Ahmaud Arbery case: Roddie Bryan gets 35 years in prison for hate crimes

Credit: TNS

Credit: TNS

Bryan apologizes to Arbery family before sentencing

The man who joined in the chase and filmed Ahmaud Abery’s killing was sentenced Monday to 35 years in prison for hate crimes.

Before being sentenced, William “Roddie” Bryan, 52, apologized to the Arbery family, saying he never intended for the 25-year-old Black man to be shot and killed.

“I’m glad to finally have the chance to address Mr. Arbery’s family and friends and say how sorry I am what happened that day,” said Bryan who did not testify at his state or federal trials. “I pray everyday for his family that they do find peace.”

Greg McMichael also apologized during his sentencing hearing earlier in the day. Travis McMichael did not address the court during his sentencing hearing.

U.S. District Judge Lisa Godbey Wood, who sentenced the McMichaels to life sentences, told Bryan his case was “distinguishable” from his two co-defendants. The McMichaels, Wood noted, got firearms before they started out in pursuit of Arbery.

“You didn’t bring a gun to the encounter — you didn’t fire a gun, Wood told Bryan. She added that Bryan also turned over his cellphone video of the shooting, which became “crucial evidence.”

On the afternoon of Feb. 23, 2020, Bryan jumped in his truck to follow Greg McMichael, who was sitting in the passenger seat of his son Travis’s pickup truck. They father and son were pursuing Arbery, who was unarmed, under the assumption he had entered a house under construction in the Satilla Shores neighborhood just south of Brunswick. The chase ended with Travis McMichael firing three shotgun blasts into Arbery, who soon crumbled to the pavement and died at the scene.

All three men were convicted of Arbery’s murder during a state trial that ended last November. Glynn County Superior Court Judge Timothy Walmsley sentenced the McMichaels to life in prison without the possibility of parole and Bryan to life in prison with a chance to be paroled.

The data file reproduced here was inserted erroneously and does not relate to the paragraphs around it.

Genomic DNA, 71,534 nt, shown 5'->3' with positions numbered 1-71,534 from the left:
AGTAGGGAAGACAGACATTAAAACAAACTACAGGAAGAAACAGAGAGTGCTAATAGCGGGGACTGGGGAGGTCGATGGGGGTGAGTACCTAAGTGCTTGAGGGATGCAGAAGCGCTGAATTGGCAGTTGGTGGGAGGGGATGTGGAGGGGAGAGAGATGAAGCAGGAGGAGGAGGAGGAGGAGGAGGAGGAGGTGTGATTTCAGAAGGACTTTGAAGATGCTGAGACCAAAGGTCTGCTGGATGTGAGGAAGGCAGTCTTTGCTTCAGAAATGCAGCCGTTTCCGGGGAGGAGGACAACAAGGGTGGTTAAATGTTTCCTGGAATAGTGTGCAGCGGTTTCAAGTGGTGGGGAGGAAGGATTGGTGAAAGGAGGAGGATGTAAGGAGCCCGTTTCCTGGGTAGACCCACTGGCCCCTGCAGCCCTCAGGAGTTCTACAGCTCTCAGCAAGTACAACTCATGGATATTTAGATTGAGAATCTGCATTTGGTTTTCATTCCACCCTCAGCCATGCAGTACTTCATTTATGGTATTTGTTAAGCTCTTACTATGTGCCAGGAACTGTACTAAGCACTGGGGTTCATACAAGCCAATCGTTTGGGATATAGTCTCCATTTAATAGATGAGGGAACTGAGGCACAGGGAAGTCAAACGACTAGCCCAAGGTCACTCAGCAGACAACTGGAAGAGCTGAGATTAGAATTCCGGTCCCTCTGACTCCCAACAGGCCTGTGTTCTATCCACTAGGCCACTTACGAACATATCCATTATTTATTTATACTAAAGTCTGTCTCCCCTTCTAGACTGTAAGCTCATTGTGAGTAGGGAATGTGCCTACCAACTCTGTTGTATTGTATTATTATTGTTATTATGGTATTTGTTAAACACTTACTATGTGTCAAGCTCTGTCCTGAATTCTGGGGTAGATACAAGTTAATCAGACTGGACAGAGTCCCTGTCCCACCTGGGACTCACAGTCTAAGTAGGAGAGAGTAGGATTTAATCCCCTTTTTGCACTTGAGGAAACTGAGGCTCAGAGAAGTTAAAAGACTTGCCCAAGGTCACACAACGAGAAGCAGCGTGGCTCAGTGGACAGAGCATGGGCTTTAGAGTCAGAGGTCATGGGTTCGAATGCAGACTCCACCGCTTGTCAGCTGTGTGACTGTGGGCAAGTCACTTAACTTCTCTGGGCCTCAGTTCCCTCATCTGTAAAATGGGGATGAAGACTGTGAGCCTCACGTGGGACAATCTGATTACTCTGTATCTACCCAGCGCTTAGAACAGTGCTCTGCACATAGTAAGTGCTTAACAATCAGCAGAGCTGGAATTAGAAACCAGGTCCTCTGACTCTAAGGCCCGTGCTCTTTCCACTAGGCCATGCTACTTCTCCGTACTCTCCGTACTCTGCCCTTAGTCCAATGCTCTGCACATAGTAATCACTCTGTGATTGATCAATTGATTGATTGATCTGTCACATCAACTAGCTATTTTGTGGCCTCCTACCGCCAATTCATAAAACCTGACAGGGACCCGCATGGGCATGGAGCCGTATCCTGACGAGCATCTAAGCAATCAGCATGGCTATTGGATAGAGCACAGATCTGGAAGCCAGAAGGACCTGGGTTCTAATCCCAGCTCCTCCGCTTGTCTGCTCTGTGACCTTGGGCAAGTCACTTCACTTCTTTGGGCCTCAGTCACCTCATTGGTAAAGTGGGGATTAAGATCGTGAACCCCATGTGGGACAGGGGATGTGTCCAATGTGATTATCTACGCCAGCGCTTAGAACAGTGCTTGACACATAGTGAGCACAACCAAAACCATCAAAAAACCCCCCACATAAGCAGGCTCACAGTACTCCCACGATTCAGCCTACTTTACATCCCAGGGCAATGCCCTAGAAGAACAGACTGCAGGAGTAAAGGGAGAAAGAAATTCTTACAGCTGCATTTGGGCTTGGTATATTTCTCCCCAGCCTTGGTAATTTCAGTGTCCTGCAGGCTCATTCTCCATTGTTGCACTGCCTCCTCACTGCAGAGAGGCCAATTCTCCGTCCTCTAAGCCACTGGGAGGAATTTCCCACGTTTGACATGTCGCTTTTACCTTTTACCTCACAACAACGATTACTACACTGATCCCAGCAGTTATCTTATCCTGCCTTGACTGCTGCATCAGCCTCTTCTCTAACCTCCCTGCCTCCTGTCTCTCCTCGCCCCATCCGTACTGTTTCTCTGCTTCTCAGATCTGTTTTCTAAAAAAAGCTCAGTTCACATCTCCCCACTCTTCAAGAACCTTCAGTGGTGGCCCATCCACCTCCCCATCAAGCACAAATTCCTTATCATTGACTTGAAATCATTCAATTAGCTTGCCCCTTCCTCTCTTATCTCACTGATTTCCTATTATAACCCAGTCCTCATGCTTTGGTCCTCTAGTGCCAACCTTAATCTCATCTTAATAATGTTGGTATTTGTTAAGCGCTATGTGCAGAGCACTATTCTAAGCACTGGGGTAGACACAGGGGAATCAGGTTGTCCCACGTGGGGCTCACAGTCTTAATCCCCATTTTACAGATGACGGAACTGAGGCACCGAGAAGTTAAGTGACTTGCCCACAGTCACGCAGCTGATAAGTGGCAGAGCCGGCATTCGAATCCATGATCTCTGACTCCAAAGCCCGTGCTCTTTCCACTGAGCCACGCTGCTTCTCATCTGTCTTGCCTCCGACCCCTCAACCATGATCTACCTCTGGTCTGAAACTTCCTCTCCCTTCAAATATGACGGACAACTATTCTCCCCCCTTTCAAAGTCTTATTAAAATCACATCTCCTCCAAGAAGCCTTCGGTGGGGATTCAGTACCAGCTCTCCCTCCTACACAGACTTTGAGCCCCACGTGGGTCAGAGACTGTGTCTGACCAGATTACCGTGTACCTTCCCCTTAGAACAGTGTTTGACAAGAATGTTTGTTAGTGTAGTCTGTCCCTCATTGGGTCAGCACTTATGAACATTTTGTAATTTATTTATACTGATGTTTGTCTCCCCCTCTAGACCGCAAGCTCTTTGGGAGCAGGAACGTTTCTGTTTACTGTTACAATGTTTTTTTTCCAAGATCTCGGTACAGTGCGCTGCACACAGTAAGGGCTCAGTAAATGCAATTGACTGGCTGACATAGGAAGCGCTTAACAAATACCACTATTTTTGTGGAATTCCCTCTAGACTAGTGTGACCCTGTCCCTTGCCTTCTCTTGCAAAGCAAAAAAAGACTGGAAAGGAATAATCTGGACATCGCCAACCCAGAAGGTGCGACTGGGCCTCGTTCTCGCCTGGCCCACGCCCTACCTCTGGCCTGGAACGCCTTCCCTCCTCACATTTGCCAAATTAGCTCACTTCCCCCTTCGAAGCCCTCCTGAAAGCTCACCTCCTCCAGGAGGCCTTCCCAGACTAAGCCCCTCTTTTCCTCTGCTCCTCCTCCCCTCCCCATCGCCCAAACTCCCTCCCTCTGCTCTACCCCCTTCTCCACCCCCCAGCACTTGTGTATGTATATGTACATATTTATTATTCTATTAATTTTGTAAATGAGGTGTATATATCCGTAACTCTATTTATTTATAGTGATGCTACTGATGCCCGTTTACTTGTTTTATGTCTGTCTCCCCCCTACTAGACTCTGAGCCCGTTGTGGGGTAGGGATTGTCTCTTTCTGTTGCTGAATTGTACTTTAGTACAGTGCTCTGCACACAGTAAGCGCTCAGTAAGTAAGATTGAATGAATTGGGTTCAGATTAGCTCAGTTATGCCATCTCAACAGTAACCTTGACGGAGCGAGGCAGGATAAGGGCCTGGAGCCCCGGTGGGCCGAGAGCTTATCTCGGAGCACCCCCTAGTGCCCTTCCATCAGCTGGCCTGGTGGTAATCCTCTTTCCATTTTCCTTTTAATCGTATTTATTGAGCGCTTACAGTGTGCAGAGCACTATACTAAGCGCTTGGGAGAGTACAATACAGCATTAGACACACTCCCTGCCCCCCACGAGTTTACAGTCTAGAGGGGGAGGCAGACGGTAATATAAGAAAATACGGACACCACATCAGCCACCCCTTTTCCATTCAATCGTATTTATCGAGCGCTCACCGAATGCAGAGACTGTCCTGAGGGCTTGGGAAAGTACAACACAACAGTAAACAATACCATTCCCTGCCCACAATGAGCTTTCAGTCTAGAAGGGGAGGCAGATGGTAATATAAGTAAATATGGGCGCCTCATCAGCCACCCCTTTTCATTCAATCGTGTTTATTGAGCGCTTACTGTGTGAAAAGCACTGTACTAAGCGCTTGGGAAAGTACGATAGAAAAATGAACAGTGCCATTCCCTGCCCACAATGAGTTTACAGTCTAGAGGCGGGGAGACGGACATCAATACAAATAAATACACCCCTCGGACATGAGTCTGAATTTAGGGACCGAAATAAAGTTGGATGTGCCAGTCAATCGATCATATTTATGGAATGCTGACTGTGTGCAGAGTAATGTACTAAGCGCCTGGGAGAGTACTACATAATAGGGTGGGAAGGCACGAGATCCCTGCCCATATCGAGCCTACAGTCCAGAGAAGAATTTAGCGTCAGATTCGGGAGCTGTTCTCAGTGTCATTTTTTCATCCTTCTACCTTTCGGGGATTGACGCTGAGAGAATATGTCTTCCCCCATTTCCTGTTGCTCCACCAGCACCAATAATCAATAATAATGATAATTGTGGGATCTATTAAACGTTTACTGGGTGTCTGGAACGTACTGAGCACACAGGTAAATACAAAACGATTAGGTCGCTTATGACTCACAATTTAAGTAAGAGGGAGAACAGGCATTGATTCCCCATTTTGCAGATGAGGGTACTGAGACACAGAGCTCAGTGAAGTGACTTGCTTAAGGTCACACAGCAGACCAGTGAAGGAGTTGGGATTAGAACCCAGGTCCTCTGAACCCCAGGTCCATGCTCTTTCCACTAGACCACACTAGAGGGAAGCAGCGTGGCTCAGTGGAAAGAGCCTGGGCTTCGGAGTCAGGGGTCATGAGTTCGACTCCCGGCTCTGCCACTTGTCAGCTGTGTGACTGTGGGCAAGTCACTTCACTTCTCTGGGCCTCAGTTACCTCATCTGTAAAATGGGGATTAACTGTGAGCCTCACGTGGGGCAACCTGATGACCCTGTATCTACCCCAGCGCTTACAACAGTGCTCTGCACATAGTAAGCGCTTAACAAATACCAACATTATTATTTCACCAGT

In February, the three men were convicted once again in Brunswick, this time for federal hate crimes. The jury found they targeted Arbery because he was Black.

Before sentencing, Arbery’s father, Marcus Arbery, asked U.S. District Judge Lisa Godbey Wood to give Bryan the maximum punishment possible.

“You had time to think,” Arbery said of Bryan. “You were on your porch that day. ... But all you seen was a Black man running down the street.”

Arbery added, “If you wasn’t racist, you would have stayed out of it, hit 911 and tried to help my son.”

Wanda Cooper Jones, Ahmaud Arbery’s mother, told Wood that Bryan “made that decision, no one else did.”

She said her son was out for a jog that day and had not committed a crime. But Bryan “didn’t have a thought — let me help this young man. He got in his truck and helped corner him.”

If Bryan is granted parole by the state parole board after serving 30 years in prison, he would then be transferred to the U.S. Bureau of Prisons. In the federal system, there is no parole, although those serving time can get 15 percent of their time knocked off for good behavior.

The investigation into Arbery’s killing had dragged on for months with no arrests being made. On May 5, 2020, however, a local radio station published Bryan’s cellphone video of the fatal shooting. It had been given the video by a lawyer for Greg McMichael, who had gotten a copy of it from Bryan.

Two days later, the GBI arrested the McMichaels. Two weeks after that, Bryan was also arrested for murder. They have not been released from custody since then.